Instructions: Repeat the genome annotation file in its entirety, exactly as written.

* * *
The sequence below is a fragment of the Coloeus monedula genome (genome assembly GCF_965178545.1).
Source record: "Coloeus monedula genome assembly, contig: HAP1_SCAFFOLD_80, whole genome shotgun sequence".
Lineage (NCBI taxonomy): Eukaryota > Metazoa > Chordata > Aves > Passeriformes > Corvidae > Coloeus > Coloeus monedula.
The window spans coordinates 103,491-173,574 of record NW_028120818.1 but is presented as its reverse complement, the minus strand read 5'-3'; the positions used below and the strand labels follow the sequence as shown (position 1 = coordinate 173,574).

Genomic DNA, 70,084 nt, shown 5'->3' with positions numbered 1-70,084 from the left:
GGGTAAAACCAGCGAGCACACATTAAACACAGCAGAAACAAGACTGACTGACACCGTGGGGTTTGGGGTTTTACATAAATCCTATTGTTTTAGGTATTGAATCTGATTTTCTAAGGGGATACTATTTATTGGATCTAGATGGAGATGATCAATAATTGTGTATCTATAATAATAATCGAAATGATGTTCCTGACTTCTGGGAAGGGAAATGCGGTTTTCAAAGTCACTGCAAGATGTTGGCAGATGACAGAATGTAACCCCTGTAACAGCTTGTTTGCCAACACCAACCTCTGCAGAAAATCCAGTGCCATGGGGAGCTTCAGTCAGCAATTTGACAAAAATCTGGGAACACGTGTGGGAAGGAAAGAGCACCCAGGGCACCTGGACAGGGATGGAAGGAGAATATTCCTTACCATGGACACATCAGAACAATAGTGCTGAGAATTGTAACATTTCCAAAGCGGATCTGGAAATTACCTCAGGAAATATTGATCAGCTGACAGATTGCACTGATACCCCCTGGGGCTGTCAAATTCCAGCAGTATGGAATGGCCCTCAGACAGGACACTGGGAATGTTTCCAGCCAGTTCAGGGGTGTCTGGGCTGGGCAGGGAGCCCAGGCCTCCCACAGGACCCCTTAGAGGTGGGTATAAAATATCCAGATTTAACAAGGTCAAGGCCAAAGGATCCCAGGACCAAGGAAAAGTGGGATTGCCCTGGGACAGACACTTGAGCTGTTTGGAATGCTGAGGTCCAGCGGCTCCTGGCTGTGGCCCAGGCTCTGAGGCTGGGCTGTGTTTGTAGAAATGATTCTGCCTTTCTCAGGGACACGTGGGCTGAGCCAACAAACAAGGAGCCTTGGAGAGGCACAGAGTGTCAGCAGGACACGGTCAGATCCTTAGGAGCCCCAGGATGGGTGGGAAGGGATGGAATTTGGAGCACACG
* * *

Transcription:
The sequence below is a fragment of the Coloeus monedula genome (genome assembly GCF_965178545.1).
Source record: "Coloeus monedula genome assembly, contig: HAP1_SCAFFOLD_80, whole genome shotgun sequence".
Lineage (NCBI taxonomy): Eukaryota > Metazoa > Chordata > Aves > Passeriformes > Corvidae > Coloeus > Coloeus monedula.
The window spans coordinates 103,491-173,574 of record NW_028120818.1 but is presented as its reverse complement, the minus strand read 5'-3'; the positions used below and the strand labels follow the sequence as shown (position 1 = coordinate 173,574).

Genomic DNA, 70,084 nt, shown 5'->3' with positions numbered 1-70,084 from the left:
GGGTAAAACCAGCGAGCACACATTAAACACAGCAGAAACAAGACTGACTGACACCGTGGGGTTTGGGGTTTTACATAAATCCTATTGTTTTAGGTATTGAATCTGATTTTCTAAGGGGATACTATTTATTGGATCTAGATGGAGATGATCAATAATTGTGTATCTATAATAATAATCGAAATGATGTTCCTGACTTCTGGGAAGGGAAATGCGGTTTTCAAAGTCACTGCAAGATGTTGGCAGATGACAGAATGTAACCCCTGTAACAGCTTGTTTGCCAACACCAACCTCTGCAGAAAATCCAGTGCCATGGGGAGCTTCAGTCAGCAATTTGACAAAAATCTGGGAACACGTGTGGGAAGGAAAGAGCACCCAGGGCACCTGGACAGGGATGGAAGGAGAATATTCCTTACCATGGACACATCAGAACAATAGTGCTGAGAATTGTAACATTTCCAAAGCGGATCTGGAAATTACCTCAGGAAATATTGATCAGCTGACAGATTGCACTGATACCCCCTGGGGCTGTCAAATTCCAGCAGTATGGAATGGCCCTCAGACAGGACACTGGGAATGTTTCCAGCCAGTTCAGGGGTGTCTGGGCTGGGCAGGGAGCCCAGGCCTCCCACAGGACCCCTTAGAGGTGGGTATAAAATATCCAGATTTAACAAGGTCAAGGCCAAAGGATCCCAGGACCAAGGAAAAGTGGGATTGCCCTGGGACAGACACTTGAGCTGTTTGGAATGCTGAGGTCCAGCGGCTCCTGGCTGTGGCCCAGGCTCTGAGGCTGGGCTGTGTTTGTAGAAATGATTCTGCCTTTCTCAGGGACACGTGGGCTGAGCCAACAAACAAGGAGCCTTGGAGAGGCACAGAGTGTCAGCAGGACACGGTCAGATCCTTAGGAGCCCCAGGATGGGTGGGAAGGGATGGAATTTGGAGCACACG